The findings of a researcher with The Someone Project could change everything we think we know about chickens.
According to Lori Marino, who reviewed myriad recent studies on the fowl in creating her own assessment of chicken intelligence, emotional capability, and social behavior, they're quite advanced.
Research has shown the birds are capable mathematicians, able to discern one quantity from another and perform basic calculations.
Even the young possess the skill.
One study cited by Marino involved 5-day-old chicks that were shown two object groupings containing different numbers of components.
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When the piles were hidden from view, the chickens were able to locate the larger of the collections.
The birds are not just about the brains, though.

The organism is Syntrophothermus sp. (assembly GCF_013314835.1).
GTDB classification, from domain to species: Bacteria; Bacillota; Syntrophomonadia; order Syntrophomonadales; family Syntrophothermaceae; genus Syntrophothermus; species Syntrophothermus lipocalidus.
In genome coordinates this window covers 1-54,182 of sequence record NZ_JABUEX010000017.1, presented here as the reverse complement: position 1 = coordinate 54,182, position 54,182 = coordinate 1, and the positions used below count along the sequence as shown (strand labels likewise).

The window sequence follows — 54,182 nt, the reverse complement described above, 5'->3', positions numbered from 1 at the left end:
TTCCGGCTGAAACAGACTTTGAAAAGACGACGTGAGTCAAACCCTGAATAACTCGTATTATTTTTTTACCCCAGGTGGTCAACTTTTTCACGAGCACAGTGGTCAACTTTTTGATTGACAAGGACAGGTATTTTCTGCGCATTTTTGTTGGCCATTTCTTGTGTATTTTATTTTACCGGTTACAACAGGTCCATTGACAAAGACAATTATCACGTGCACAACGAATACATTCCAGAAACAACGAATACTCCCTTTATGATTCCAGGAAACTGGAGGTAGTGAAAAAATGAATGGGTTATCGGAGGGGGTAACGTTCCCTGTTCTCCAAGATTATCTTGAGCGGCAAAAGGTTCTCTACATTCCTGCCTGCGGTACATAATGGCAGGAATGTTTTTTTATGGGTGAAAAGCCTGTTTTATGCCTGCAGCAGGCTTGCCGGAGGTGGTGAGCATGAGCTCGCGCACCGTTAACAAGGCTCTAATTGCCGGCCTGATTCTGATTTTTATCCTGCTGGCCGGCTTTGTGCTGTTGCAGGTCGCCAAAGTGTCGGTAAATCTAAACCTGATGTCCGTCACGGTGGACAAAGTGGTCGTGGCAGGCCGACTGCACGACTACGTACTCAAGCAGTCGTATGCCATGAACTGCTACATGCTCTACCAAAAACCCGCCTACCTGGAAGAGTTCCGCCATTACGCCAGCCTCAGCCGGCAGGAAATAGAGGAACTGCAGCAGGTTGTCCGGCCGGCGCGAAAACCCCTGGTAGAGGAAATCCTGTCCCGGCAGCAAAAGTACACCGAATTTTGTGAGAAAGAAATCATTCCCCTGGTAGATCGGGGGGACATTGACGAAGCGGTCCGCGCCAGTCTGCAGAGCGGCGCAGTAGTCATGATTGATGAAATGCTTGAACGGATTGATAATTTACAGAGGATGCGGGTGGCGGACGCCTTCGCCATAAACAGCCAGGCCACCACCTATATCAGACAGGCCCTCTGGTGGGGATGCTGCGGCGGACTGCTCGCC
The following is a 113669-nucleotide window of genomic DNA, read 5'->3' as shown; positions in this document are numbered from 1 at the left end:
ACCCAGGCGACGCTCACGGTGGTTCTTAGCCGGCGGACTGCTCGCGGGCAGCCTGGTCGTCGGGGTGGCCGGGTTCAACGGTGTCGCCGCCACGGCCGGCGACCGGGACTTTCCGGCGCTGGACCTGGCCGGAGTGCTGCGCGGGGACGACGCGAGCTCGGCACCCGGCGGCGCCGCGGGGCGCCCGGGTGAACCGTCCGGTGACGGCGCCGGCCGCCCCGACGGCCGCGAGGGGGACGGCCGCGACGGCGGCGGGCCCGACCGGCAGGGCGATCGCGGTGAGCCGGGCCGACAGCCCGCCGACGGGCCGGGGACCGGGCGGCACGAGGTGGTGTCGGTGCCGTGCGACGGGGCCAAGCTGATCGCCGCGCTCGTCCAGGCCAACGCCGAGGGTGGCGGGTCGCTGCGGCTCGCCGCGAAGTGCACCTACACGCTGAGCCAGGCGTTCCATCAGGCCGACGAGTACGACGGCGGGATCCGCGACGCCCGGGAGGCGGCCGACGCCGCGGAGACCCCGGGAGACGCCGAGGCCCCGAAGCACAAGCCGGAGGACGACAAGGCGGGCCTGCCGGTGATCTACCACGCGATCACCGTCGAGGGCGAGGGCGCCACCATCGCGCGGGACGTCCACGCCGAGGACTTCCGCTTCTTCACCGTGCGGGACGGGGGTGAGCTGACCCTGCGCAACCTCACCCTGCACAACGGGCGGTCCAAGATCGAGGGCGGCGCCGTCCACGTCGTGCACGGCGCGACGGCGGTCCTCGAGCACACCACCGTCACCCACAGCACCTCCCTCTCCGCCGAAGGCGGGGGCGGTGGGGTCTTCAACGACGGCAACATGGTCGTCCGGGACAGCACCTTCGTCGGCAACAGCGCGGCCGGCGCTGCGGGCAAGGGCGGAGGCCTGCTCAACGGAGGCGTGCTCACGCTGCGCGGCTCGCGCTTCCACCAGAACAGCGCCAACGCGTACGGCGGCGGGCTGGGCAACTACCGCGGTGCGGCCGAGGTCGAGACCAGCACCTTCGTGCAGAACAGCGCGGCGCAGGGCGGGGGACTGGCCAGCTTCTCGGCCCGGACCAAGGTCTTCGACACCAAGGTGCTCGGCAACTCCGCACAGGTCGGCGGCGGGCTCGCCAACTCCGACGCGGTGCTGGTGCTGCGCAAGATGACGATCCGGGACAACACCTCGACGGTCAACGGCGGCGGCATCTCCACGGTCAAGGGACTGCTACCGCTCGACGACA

A press release about the study notes, "The birds are able to experience a range of complex negative and positive emotions, including fear, anticipation and anxiety. They make decisions based on what is best for them. They also possess a simple form of empathy called emotional contagion."
That may inform their strong sense of community and understanding of social order.
When chickens sense danger, they call out to others. They also seem to have an ability to assess where in the social hierarchy they stand.
Given her findings, Marino suggests that, in a number of ways, chickens operate at a cognitive level not unlike that of a 7-year-old human.
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